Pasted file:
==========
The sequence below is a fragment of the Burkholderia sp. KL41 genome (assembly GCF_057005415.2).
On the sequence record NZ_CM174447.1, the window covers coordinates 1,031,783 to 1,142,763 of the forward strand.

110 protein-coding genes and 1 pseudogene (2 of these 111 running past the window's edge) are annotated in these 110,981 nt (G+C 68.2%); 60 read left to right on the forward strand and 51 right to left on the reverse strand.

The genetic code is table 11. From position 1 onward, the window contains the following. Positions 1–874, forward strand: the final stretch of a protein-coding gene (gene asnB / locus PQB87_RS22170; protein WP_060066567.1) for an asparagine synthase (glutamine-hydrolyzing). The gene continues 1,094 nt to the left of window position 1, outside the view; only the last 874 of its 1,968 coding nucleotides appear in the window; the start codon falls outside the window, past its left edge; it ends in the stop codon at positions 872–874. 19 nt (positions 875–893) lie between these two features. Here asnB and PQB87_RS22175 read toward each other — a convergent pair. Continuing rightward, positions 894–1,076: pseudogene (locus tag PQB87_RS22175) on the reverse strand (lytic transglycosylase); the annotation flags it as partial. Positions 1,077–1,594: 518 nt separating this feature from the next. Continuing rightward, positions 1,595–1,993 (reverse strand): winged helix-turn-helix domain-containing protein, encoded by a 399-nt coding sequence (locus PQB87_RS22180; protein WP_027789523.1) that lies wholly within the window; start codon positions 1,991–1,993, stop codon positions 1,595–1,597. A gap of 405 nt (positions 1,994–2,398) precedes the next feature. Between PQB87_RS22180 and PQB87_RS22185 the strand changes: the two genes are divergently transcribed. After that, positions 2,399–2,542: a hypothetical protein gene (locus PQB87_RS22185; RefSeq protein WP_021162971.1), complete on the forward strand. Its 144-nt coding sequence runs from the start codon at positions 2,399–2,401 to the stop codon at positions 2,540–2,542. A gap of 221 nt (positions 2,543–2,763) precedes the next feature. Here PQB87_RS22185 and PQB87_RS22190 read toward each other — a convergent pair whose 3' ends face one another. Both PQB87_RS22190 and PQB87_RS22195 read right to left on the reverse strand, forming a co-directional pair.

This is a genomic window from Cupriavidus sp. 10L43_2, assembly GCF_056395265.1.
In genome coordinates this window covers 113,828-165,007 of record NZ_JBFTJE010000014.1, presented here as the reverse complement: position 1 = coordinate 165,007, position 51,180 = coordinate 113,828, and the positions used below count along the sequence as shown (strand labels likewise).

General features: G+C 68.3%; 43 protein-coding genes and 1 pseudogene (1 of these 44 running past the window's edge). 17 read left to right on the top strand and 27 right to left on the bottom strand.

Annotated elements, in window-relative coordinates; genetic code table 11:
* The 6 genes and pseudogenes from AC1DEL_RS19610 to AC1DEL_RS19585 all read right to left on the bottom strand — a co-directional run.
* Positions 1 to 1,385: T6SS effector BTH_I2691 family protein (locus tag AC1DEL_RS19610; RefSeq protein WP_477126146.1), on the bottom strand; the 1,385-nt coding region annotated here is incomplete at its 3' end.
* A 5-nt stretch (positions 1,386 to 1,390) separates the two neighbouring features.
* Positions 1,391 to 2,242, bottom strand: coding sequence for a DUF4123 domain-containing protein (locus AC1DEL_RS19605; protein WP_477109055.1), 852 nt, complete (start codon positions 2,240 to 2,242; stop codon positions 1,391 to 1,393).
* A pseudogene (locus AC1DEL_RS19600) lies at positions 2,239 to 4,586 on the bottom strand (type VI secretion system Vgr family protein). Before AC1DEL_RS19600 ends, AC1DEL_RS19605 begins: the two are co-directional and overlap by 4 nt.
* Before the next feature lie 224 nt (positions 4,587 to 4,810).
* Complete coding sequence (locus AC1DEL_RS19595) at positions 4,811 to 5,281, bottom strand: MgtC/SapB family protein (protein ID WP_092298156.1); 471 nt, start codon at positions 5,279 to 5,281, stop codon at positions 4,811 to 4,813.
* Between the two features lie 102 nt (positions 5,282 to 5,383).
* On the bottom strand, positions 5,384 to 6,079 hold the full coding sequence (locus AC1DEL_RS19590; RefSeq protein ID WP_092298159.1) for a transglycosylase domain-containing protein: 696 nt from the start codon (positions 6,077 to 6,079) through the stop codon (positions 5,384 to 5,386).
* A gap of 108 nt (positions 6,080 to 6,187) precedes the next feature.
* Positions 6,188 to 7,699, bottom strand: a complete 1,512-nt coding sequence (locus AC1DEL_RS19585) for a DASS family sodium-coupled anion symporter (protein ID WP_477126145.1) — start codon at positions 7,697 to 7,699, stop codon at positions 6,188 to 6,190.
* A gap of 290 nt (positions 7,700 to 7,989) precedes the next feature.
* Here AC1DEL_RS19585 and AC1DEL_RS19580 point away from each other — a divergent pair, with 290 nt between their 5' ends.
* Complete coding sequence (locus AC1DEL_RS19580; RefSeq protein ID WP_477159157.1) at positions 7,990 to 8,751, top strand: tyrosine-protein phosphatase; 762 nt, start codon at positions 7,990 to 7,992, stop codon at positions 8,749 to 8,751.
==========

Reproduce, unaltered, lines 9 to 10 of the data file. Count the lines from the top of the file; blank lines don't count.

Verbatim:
* The 6 genes and pseudogenes from AC1DEL_RS19610 to AC1DEL_RS19585 all read right to left on the bottom strand — a co-directional run.
* Positions 1 to 1,385: T6SS effector BTH_I2691 family protein (locus tag AC1DEL_RS19610; RefSeq protein WP_477126146.1), on the bottom strand; the 1,385-nt coding region annotated here is incomplete at its 3' end.